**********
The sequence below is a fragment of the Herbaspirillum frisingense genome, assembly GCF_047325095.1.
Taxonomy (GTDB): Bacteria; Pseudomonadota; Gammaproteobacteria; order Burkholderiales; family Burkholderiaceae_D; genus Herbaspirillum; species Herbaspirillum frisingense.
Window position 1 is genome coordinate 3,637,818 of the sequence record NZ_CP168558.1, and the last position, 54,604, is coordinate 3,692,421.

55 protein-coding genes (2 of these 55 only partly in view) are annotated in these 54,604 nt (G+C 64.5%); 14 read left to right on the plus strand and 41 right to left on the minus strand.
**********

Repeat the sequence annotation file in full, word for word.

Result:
The sequence below is a fragment of the Herbaspirillum frisingense genome, assembly GCF_047325095.1.
Taxonomy (GTDB): Bacteria; Pseudomonadota; Gammaproteobacteria; order Burkholderiales; family Burkholderiaceae_D; genus Herbaspirillum; species Herbaspirillum frisingense.
Window position 1 is genome coordinate 3,637,818 of the sequence record NZ_CP168558.1, and the last position, 54,604, is coordinate 3,692,421.

55 protein-coding genes (2 of these 55 only partly in view) are annotated in these 54,604 nt (G+C 64.5%); 14 read left to right on the plus strand and 41 right to left on the minus strand.